LINGUIST List 7.1020

Sat Jul 13 1996

Sum: Propositional attitudes

Editor for this issue: Ann Dizdar <>


  1. Barbara Abbott, Sum: Propositional attitudes expressions

Message 1: Sum: Propositional attitudes expressions

Date: Fri, 12 Jul 1996 11:47:07 CDT
From: Barbara Abbott <>
Subject: Sum: Propositional attitudes expressions
A week or so ago I posted the following query:

>I would like to find out whether or not most languages have terms for
>propositional attitudes. These might be verbs like English 'think',
>'believe', 'want', 'know', 'hope', 'wish', etc., or expressions in
>other parts of speech that convey the same idea. What prompts me is
>the following remark in Chomsky's paper 'Language and Nature' (_Mind_,
>1995, p. 29): "Do people attribute beliefs if they speak languages
>that have no such term, the great majority, it appears?" Any data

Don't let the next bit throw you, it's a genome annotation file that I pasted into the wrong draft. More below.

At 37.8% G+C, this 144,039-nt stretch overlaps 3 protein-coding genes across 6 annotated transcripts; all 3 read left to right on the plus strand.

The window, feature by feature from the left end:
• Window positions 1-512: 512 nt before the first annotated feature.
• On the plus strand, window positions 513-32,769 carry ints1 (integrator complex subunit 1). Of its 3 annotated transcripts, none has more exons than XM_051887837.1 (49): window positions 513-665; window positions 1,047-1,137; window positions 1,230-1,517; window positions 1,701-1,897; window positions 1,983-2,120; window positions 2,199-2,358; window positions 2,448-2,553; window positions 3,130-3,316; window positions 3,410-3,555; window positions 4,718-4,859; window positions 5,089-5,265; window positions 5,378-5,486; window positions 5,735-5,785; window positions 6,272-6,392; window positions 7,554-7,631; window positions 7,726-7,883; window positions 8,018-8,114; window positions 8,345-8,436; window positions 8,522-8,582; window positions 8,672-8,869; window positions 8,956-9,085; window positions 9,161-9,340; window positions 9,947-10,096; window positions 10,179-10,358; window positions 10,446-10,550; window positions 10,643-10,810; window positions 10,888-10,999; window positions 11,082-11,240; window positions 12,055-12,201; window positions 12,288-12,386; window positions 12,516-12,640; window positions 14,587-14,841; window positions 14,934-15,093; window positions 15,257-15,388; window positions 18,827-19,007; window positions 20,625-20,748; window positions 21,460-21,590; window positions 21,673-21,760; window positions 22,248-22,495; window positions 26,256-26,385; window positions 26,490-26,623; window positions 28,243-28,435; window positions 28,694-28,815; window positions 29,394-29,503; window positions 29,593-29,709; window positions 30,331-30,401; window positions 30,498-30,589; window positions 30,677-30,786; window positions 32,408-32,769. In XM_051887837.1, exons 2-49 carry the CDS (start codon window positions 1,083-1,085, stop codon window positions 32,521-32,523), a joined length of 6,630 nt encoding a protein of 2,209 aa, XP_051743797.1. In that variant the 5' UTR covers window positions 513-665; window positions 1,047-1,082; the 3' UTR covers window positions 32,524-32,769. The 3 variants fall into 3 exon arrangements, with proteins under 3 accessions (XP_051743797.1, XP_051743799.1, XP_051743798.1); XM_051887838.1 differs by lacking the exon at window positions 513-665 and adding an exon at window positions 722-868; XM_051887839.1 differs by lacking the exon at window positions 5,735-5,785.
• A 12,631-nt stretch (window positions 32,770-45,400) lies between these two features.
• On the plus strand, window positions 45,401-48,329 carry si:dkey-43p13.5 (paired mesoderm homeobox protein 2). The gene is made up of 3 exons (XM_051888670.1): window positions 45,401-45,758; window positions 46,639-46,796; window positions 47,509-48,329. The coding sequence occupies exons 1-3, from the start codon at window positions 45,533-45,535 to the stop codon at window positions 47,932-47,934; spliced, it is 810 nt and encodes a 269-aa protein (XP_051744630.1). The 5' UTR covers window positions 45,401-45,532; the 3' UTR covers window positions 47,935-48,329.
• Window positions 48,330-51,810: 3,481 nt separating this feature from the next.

>gratefully appreciated -- I'd be especially interested in hearing of
>languages that lack such terms.

Thanks to Pier Marco Bertinetto, Lucia Maria de Oliveira Camoes, Nancy
Frishberg, Sarah D. Kennelly, Bert Peeters, Johan Rooryck, and Dan
Sperber for their replies.

I didn't hear from anybody about any languages that lack propositional
attitude expressions. I did get some useful references though (in
addition to useful comments and suggestions):

- Rodney Needham, "Belief, Language and Experience", Blackwell 1972

This is a book that argues against the universality of a concept of
religious belief. The author isn't concerned with propositional
attitudes, or expresions for them, in general. In fact he mentions
the universality of a notion of intending, by way of contrast with
religious belief.

A couple of references arguing for the universality of some
propositional attitude concepts are:

- Cliff Goddard & Anna Wierzbicka (eds). 1994. *Semantic and lexical
universals*. Amsterdam. John Benjamins.

- Anna Wierzbicka. 1996. *Semantics: Primes and
Universals*. Oxford. Oxford University Press.

Thanks again to the responders.
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